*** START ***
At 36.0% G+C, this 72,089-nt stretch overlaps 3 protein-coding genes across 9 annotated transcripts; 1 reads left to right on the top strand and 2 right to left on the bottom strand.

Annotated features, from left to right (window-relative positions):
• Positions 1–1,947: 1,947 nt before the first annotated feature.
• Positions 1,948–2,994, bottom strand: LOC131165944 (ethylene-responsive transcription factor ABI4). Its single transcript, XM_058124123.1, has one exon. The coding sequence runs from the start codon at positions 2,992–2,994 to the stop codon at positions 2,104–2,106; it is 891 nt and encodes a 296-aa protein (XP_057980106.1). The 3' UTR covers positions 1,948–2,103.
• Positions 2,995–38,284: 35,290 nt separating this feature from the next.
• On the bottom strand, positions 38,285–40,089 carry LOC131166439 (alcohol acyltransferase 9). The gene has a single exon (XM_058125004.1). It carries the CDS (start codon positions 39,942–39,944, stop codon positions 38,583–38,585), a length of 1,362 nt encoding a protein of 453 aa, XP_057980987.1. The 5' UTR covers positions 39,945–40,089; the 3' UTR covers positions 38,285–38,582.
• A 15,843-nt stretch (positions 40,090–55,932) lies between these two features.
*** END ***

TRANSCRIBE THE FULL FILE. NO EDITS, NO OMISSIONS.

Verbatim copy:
At 36.0% G+C, this 72,089-nt stretch overlaps 3 protein-coding genes across 9 annotated transcripts; 1 reads left to right on the top strand and 2 right to left on the bottom strand.

Annotated features, from left to right (window-relative positions):
• Positions 1–1,947: 1,947 nt before the first annotated feature.
• Positions 1,948–2,994, bottom strand: LOC131165944 (ethylene-responsive transcription factor ABI4). Its single transcript, XM_058124123.1, has one exon. The coding sequence runs from the start codon at positions 2,992–2,994 to the stop codon at positions 2,104–2,106; it is 891 nt and encodes a 296-aa protein (XP_057980106.1). The 3' UTR covers positions 1,948–2,103.
• Positions 2,995–38,284: 35,290 nt separating this feature from the next.
• On the bottom strand, positions 38,285–40,089 carry LOC131166439 (alcohol acyltransferase 9). The gene has a single exon (XM_058125004.1). It carries the CDS (start codon positions 39,942–39,944, stop codon positions 38,583–38,585), a length of 1,362 nt encoding a protein of 453 aa, XP_057980987.1. The 5' UTR covers positions 39,945–40,089; the 3' UTR covers positions 38,285–38,582.
• A 15,843-nt stretch (positions 40,090–55,932) lies between these two features.